A Lego Maniac Mitzvah Project By Michele Justic Taken with permission from Five Towns Jewish Times

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Rx: Lego

It all began with a video. I don’t believe too many positive stories begin this way, but I’m proud to say this one does. This was an Ezer Mizion video of IDF Major Maor Cohen’s special mission for nine years: to help children with cancer escape into the world of Lego. His message spoke to me immediately. In the video, one mother explains “Cancer broke my family apart and Lego rebuilt it anew.”

My son always made a beeline to the Lego area at Mommy and Me each week. For his second birthday, I decided to buy him a big builders’ box of Lego. He got croup shortly before his birthday so I decided to give him the present a little early. I remember the miraculous sound of clicking and clacking and the total absence of the scary cough he had beforehand. While STEM educational models point to the mathematical and engineering benefits of Lego, I had forgotten the mindfulness aspect of it until seeing this video.

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A Bar Mitzvah boy learns hands on what it means to give

I contacted Ezer Mizion to see how we could be a part of it for Michael’s bar mitzvah project. Hadassah Somosi, an incredibly warm, caring, devoted, and capable director of Resource Development at Ezer Mizion, connected all the dots for me and we had our date set and plans in place of which Lego sets to bring for our Israel trip.

Can there be a more appropriate location for Ezer Mizion’s Oranit cancer patient guest home and center for its cancer support services than Petach Tikvah—defined as “opening of hope?” Built in 1996, with the generous assistance of the Bracha & Motti Zisser Foundation and the Rosinger Family, Oranit is located amidst three major hospitals that treat pediatric cancer and provides them with an oasis while enduring difficult treatments. The Andrew and Margaret Rosinger Residential Wing provides housing for children and families for short-term stays as well as endless options for recreation at the Donald Berman Rehabilitation Center—the Rinat Bakshi Wildlife Pavilion, the cleanest petting zoo around, arts-and-crafts including a full ceramics studio, music therapy including a recording studio, a movie theater, snacks, slushies and meals, indoor and outdoor spotlessly clean Malka Lazarus playgrounds, and, of course, what drew us there: the Lego room. As Hadassah explained on our tour, “We want to make them happy in the hope it will help make them well.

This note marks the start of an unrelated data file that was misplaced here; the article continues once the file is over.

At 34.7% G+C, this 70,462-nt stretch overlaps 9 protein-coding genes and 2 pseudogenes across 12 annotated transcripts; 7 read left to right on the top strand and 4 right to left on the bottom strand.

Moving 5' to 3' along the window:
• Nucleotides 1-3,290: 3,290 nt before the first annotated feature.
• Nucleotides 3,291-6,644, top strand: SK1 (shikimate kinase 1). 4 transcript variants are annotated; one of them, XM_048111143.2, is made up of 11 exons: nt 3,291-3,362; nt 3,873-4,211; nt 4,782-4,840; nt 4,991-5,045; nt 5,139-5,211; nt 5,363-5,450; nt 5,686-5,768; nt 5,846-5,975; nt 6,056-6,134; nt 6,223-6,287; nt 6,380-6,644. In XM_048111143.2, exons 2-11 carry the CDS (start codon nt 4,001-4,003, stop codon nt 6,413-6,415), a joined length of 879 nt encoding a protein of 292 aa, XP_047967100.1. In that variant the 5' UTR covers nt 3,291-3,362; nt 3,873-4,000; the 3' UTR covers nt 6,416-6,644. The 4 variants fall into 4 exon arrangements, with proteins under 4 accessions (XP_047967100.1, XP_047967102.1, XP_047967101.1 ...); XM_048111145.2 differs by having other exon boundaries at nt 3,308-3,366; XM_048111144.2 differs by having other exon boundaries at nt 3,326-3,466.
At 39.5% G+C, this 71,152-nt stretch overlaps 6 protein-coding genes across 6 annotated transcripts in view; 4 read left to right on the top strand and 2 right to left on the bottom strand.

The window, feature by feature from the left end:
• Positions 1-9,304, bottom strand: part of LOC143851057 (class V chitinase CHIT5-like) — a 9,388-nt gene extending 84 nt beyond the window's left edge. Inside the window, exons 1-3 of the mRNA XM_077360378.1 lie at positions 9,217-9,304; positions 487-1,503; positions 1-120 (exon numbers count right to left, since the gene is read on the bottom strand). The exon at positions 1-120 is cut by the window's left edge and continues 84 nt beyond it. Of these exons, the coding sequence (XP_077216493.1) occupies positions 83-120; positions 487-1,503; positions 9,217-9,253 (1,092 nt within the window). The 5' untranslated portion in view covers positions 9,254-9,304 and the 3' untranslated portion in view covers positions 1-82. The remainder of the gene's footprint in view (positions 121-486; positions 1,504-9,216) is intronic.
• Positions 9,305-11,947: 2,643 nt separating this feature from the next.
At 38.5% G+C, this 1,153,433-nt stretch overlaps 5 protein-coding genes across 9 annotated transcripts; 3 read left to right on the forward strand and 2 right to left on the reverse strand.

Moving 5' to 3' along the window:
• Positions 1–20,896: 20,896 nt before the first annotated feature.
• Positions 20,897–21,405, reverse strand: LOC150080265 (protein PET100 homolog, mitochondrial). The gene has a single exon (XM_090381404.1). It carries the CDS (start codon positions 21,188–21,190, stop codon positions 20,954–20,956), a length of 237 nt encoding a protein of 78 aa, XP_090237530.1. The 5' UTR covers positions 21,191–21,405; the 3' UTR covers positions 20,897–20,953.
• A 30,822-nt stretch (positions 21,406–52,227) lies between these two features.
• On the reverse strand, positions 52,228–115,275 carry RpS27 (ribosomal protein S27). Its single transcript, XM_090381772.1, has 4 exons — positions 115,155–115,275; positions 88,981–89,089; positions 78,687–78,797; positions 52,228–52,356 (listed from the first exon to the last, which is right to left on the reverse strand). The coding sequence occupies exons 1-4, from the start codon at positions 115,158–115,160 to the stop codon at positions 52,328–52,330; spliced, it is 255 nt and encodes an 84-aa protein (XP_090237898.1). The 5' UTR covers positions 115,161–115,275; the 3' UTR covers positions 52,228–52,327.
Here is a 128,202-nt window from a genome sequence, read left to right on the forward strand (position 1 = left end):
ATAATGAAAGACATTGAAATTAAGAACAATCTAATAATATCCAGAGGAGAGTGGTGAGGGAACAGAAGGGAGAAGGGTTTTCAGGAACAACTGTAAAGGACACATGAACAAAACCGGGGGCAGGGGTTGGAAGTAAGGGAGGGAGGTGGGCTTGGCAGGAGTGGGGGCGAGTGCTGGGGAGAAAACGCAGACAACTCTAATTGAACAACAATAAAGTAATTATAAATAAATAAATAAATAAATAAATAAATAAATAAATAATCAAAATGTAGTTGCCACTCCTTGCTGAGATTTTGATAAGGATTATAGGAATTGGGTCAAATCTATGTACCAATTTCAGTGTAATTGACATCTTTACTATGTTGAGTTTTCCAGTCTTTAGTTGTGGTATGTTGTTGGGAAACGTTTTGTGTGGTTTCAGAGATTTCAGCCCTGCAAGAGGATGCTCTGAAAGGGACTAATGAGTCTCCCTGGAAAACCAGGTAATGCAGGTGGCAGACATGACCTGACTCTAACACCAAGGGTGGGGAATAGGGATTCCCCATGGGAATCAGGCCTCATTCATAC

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The Justic family urges all of you to join Ezer Mizion in its very special work

Thanks to import taxes, in Israel Lego can cost triple the price as in the United States, so many children do not have any Lego sets. At Ezer Mizion – Oranit, they have weekly Lego workshops and their projects are stored while under construction and displayed once completed. Families usually do the projects and escape into this alternate world together, letting the cancer suffering vanish for a precious hour or two. Maor writes about his personal connection to family illness: “Ever since I was five, my father, may he live and be well, has been a heart patient. I never had the security of knowing that just because I saw my father at breakfast would he be there at supper … Through the years, Abba got better and then was sick again, and that cycle kept repeating itself. As a family, we learned to live with this reality.”